Limo Job Cuts..

Boston Coach Limousine Company has eliminated 45 jobs with the closing of an Everett limo hire call centre. Founded in 1985, Boston Coach is part of Fidelity's Devonshire Investors private equity arm, which invests in areas from real estate to biotechnology. The company still has about 1,200 employees, including 800 in Massachusetts.

The company decided to close the Everett facility as it expands a previous relationship with Blue Ocean, a call center operator in Halifax, Nova Scotia, that is part of Canada's CCL Group. It handles calls for other companies and has more capacity to adjust to a rush of calls. However, the 45 employees in Everett will have the opportunity to apply for other jobs at the company. About 60 other employees will remain in Boston to handle calls concerning more complex orders involving international travel or business events.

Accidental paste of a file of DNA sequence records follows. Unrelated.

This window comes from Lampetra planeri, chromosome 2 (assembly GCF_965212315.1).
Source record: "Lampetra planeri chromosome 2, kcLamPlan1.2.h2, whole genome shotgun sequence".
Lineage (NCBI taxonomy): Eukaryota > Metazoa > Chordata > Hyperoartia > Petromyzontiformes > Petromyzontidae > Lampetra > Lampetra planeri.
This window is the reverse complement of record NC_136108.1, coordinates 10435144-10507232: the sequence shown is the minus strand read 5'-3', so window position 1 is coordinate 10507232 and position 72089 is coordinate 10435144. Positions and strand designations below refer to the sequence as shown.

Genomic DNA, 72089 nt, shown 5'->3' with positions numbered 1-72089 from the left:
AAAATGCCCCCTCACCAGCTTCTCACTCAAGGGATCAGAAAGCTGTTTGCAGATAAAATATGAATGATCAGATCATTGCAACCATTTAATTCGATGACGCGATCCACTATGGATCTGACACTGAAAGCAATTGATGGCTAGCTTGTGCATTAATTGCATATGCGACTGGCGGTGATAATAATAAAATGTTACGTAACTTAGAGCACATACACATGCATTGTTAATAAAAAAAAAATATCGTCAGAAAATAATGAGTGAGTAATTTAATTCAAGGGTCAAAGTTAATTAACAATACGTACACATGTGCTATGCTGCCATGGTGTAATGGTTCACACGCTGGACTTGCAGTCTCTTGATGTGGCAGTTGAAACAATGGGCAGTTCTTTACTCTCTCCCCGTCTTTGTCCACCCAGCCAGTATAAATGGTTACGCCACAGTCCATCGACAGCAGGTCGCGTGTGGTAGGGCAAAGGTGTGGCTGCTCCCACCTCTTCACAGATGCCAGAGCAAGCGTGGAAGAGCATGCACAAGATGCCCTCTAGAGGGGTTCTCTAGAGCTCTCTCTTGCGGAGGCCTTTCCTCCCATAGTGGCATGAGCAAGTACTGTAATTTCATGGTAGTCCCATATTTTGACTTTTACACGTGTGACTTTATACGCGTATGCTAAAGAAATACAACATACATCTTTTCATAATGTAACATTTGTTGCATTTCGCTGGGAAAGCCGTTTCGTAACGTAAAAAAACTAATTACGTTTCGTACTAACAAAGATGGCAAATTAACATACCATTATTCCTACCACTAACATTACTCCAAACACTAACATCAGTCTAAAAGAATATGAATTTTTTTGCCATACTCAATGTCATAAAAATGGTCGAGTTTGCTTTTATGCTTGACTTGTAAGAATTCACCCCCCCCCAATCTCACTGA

After years of steady growth, the demand for corporate limo hire has taken a major hit; starting with the Hollywood writers strike last year and magnified by the credit crunch. The collapse of New York financial giant Bear Stearns, a major user of limousines has added to the industries woes. Corporate work accounts for around half of all limousine usage; split between airport transfers and other pickups. Weddings, proms, and funerals make up just twenty three percent of the market, according to figures from the trade. This is not enough to make up for the loss of corporate work.

The job cuts come at a time when rising fuel costs and falling demand are squeezing the limousine industry. And, unfortunately other limo hire companies have laid off staff due to a drop in business. A spokeswoman for Boston Coach said the company had 2006 revenue of $147 million but would not disclose how it has done more recently or discuss whether the downturn has made it more sensitive to costs. While she admitted the entire industry was dealing with lower ride volume this year, she believed that Boston Coach was performing slightly better than the industry overall.

The sad part about any economic downturn is the inevitable job losses that accompany it. While this may cause hardships for some, in the long run the most efficient and profitable operators are the ones who will survive; ultimately this should be a benefit to customers.